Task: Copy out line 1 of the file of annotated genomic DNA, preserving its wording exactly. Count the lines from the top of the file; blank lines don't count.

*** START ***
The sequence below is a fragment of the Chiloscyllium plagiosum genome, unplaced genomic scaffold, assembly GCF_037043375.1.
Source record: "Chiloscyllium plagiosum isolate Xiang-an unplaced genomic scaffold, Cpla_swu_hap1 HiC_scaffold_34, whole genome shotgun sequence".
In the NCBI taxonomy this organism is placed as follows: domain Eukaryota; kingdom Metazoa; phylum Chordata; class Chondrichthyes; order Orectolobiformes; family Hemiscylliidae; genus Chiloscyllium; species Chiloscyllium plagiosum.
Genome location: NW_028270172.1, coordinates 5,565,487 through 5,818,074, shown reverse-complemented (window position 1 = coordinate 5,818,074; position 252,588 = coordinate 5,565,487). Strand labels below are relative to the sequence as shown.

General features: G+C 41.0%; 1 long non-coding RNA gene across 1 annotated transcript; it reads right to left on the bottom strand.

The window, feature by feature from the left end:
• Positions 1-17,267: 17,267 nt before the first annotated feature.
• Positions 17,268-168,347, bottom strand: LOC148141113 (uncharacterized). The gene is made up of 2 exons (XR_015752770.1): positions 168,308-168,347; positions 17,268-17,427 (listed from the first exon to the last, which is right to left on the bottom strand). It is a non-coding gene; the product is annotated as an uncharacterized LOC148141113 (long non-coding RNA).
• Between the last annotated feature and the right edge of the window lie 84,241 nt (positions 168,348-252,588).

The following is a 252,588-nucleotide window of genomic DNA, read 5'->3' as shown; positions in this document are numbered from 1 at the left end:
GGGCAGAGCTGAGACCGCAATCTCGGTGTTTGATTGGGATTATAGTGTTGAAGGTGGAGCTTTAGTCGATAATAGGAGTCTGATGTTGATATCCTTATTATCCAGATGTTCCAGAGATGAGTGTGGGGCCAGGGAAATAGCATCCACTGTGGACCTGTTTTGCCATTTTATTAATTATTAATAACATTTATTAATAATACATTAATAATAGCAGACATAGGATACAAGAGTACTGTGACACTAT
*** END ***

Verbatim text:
The sequence below is a fragment of the Chiloscyllium plagiosum genome, unplaced genomic scaffold, assembly GCF_037043375.1.